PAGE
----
In Munoz v. Express Auto Sales,— Cal.Rptr.3d —-, 2014 WL 131195 (Cal.Super.A.D. 2014), , the Los Angeles County Appellate Division set forth how an automobile dealer can cure Rees-Levering violations under Civil Code 2984.

Pursuant to a second amended complaint filed November 1, 2012, plaintiffs alleged that defendant violated the ASFA by failing to properly itemize the sources of the down payment in the vehicle Retail Installment Sale Contract (RISC) between the parties. (Finance contract assignee U.S. Bank, N.A. was also named as a defendant, but is not a party to the appeal.) ¶  At trial, plaintiffs testified that they purchased a 2006 Chevrolet Impala from defendant on May 14, 2011 for a total price of $11,800. Plaintiffs were credited with a down payment totalling $3,000, and the remainder was to be financed by U.S. Bank. The down payment consisted of $1,500 paid by check at the time of the sale, $1,000 for a 2000 Buick which defendant would later pick up from plaintiffs’ residence, and two $250 deferred cash payments which would be made by plaintiffs within a month. ¶  A copy of RISC was admitted into evidence. Paragraph 6 of the RISC stated that the down payment consisted of $3,000 in cash. Sections in paragraph 6 that allowed information regarding any trade-in vehicle, including the vehicle’s agreed trade-in value, its model and make, were left blank. The value of the trade-in, as well as the amount of any deferred down payment, was listed as “$0.00.”  ¶  Plaintiffs testified they became unsatisfied with the Impala when it developed problems after the sale, including the paint fading, a passenger door not opening, and the air conditioning not functioning. On September 28, 2011, plaintiffs’ lawyer sent a letter to defendant notifying it that the contract failed to properly itemize the down payment in violation of the ASFA, and that the violation entitled plaintiffs to rescind the RISC. The letter further informed defendant that it violated the CLRA by, among other things, improperly itemizing the down payment and failing to disclose that the Impala had been used as a rental vehicle prior to the sale. Under a section titled “Individual CLRA Demand,” the letter requested that defendant “remedy the violations listed above within 30 days.”  ¶  Defendant presented evidence that it informed plaintiffs at the time of the sale that the vehicle was previously used as a rental. It also introduced into evidence a letter sent to plaintiffs by defendant’s lawyer mailed on October 10, 2011 which denied having violated the ASFA and the CLRA. The letter also stated that a corrected contract was enclosed pursuant to Civil Code section 2984. Defendant’s lawyer told the court that he did not have the corrected contract because he had provided his only copy to plaintiffs along with the letter.

The case went to trial.  The court stated that plaintiffs did not deny receiving the corrected contract and that plaintiffs were in possession of the corrected contract. The court stated it intended to draw an adverse inference regarding the corrected contract’s contents pursuant to Evidence Code section 413, and find that the correction was timely made under Civil Code section 2984. The court subsequently permitted plaintiffs to reopen the evidence and considered the corrected contract provided by plaintiffs.  ¶  On March 1, 2013, the court rendered judgment against plaintiffs. In its statement of decision, the court found that it was undisputed that the RISC inaccurately stated that plaintiffs gave defendant $3,000 in cash for the down payment. The court noted that “Curiously, [defendant] provided no explanation whatsoever as to why paragraph 6 of the contract was written the way it was, i.e. no itemization for a trade-in (to be noted in ¶ 6(A)) or for a deferred down payment (to be noted in ¶ 6(D)).” Nonetheless, the court found that defendant timely corrected the RISC under Civil Code section 2984. The court stated that defendant complied with the requirement that the contract be corrected within 10 days of receiving notice from plaintiffs regarding the ASFA violations, and that, in any event, plaintiffs waived any untimeliness by giving defendant 30 days to correct the violations in their demand letter. The court also entered judgment against plaintiffs on the CLRA cause of action based on the purported nondisclosure of the vehicle’s past rental status (plaintiffs do not appeal this part of the judgment). The Appellate Division reversed, finding that the Defendant did not timely cure because the ASFA violation was willful.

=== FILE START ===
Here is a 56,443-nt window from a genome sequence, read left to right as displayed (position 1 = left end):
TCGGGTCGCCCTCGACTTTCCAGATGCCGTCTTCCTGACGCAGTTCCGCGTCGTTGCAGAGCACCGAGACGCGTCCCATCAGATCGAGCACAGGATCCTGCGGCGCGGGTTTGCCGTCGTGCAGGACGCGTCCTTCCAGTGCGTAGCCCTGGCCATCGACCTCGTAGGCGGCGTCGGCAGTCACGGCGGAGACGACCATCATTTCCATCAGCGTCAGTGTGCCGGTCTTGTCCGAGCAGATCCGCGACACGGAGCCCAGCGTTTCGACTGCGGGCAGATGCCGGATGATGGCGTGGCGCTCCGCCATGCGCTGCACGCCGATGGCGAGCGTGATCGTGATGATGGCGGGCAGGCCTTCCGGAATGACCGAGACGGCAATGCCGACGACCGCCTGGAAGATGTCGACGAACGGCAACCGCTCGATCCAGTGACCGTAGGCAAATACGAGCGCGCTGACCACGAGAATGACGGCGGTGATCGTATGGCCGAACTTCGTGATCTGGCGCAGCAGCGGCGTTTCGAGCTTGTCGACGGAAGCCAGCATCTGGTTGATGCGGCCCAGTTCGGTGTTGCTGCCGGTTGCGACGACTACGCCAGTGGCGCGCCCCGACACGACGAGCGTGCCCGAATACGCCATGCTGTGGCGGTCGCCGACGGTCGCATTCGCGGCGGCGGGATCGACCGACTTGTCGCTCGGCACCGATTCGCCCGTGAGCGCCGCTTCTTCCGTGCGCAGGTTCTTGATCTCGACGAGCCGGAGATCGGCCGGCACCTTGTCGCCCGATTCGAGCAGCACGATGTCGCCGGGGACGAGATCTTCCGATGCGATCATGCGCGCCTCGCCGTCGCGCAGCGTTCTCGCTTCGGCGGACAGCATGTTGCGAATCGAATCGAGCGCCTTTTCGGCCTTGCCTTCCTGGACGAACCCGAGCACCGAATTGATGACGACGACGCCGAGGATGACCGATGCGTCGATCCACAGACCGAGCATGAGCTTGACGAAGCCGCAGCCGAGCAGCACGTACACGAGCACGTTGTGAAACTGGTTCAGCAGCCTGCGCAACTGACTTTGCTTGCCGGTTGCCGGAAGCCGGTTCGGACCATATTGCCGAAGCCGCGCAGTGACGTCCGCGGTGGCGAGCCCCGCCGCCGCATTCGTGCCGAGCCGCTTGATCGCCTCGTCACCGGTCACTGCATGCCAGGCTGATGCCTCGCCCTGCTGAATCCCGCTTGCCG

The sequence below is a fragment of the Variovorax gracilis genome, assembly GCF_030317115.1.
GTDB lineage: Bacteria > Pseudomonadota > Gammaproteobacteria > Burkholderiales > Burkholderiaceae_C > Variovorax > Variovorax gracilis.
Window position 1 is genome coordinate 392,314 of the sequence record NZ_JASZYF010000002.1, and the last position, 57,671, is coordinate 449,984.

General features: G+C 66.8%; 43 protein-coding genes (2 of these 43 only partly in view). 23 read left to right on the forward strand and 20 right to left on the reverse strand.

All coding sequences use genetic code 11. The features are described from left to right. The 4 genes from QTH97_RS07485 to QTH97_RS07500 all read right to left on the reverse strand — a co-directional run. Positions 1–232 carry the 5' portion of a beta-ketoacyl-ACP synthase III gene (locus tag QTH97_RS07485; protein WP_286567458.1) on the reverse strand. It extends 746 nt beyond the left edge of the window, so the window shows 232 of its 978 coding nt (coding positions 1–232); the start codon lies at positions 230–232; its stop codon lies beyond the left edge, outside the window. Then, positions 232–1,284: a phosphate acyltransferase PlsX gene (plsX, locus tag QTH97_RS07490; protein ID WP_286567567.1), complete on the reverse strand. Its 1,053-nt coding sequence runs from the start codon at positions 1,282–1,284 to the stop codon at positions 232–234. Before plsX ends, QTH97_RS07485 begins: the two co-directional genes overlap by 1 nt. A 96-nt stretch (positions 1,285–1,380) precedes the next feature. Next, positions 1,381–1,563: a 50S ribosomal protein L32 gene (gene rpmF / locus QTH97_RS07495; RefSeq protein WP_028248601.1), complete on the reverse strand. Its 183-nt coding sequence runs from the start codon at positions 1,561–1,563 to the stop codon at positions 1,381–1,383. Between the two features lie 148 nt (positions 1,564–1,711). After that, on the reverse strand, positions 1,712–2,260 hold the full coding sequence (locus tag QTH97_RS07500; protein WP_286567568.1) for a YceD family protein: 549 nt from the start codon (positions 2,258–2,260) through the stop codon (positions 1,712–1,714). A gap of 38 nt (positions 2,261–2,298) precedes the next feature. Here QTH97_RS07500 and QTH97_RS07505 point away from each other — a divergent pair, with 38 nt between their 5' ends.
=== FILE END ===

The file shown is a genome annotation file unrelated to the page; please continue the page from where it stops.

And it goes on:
“The ASFA provides … a ‘safe harbor’ provision. (Civ.Code, § 2984.)[ ] It allows the dealer or subsequent holder of the note a period of [time] … to correct any violations of the ASFA in the contract. If the contract is corrected during this period, the corrected violation cannot be the basis of an action against the dealer or subsequent holder of the note. [Citation.]” ( Bermudez v. Fulton Auto Depot, LLC, supra, 179 Cal.App.4th at p. 1324, 102 Cal.Rptr.3d 413, fn. omitted.) ¶  The statutory language provides that any violations of the ASFA may be corrected, but makes a distinction between willful and nonwillful violations. A willful violation may be corrected only if (1) the violation appears on the face of the contract; and (2) the violation “is corrected within 30 days of the execution of the contract or within 20 days of its sale, assignment or pledge, whichever is later….” A nonwillful violation may be corrected at any time, but not later than 10 days of notice in writing by the buyer of a failure to comply with the ASFA. (Civ.Code, § 2984 [“If notified in writing by the buyer of such a failure to comply with any provision of this chapter, the correction shall be made within 10 days of notice”].)  ¶  An interpretation which would permit all corrections so long as they were performed within 10 days of notification in writing by the buyer would eliminate the distinction between willful and nonwillful violations. We must avoid an interpretation that renders portions of a statute inoperable. ( Hassan v. Mercy American River Hospital (2003) 31 Cal.4th 709, 715–716, 3 Cal.Rptr.3d 623, 74 P.3d 726.) Further, an interpretation that would permit corrections for both willful and nonwillful violations even years after a violation, so long as a buyer notifies a seller in writing and the correction is made within 10 days of the notification, would yield absurd results. A seller who willfully violates the ASFA would be incentivized to not correct a contract, knowing that, at worst, if a buyer sends the seller a notice of correction, it could avoid liability by simply correcting the contract within 10 days; and, at best, if the buyer never gives the seller written notice, it could avoid both liability and correcting the contract. We must avoid interpretation of a statute that “would lead to absurd consequences.” . . . ¶  The trial court found that the correction was timely because it was made within 10 days of defendant receiving notice from plaintiffs regarding the ASFA violations. However, the 10–day correction provision only applied if the violation was nonwillful. The trial court did not make an express finding that the violation was nonwillful; we may thus affirm only if we can imply a finding of nonwillfulness that is sup-ported by substantial evidence. We determine that no substantial evidence of nonwillfulness was presented at trial.  ¶   Timely correction under Civil Code section 2984 was a “safe harbor” provision exempting a dealer from liability due to noncompliance with the ASFA. Timely correction was thus an affirmative defense (Evid.Code, § 500), which defendant had to prove by a preponderance of the evidence (Evid.Code, § 115). (See Salazar v. Maradeaga (1992) 12 Cal.Rptr.2d 676, 10 Cal.App.4th Supp. 1, 5 [“ ‘An “affirmative defense” is one which “sets forth facts from which it results that, notwithstanding the truth of the allegations of the complaint, no cause of action existed in the plaintiff at the time the action was brought.” [Citation.]’ “].)  ¶  Because it did not correct the contract within 30 days of the sale or 20 days of the execution of the contract, defendant had to show that the ASFA violation was nonwillful. “ ‘In civil cases, the word “willful,” as ordinarily used in courts of law, does not necessarily imply anything blamable, or any malice or wrong toward the other party, or perverseness or moral delinquency, but merely that the thing done or omitted to be done was done or omitted intentionally. It amounts to nothing more than this: That the person knows what he is doing, intends to do what he is doing, and is a free agent.’ [Citations.] [Citations.]” ( Baker v. American Horticulture Supply, Inc. (2010) 185 Cal.App.4th 1295, 1310–1311, 111 Cal.Rptr.3d 695.)  ¶  Defendant asserted in its answer the Civil Code section 2984 affirmative defense, and presented evidence at trial that it sent a corrected RISC to plaintiffs. However, it presented no evidence that the violation of the ASFA that it sought to correct was nonwillful. While the court erroneously found that the correction complied with Civil Code section 2984, it was correct when it noted that “[defendant] provided no explanation whatsoever as to why [the RISC] was written the way it was, i.e. no itemization for a trade-in … or for a deferred down payment….” ¶  Given the lack of evidence of nonwillfulness, defendant was not entitled to use the 10–day correction provision. Because the correction was made in October 2011, it was not made within “30 days of the execution of the contract or within 20 days of its sale, assignment or pledge” (Civ.Code, § 2984) in May 2011, and therefore the correction did not provide a valid defense to the ASFA action.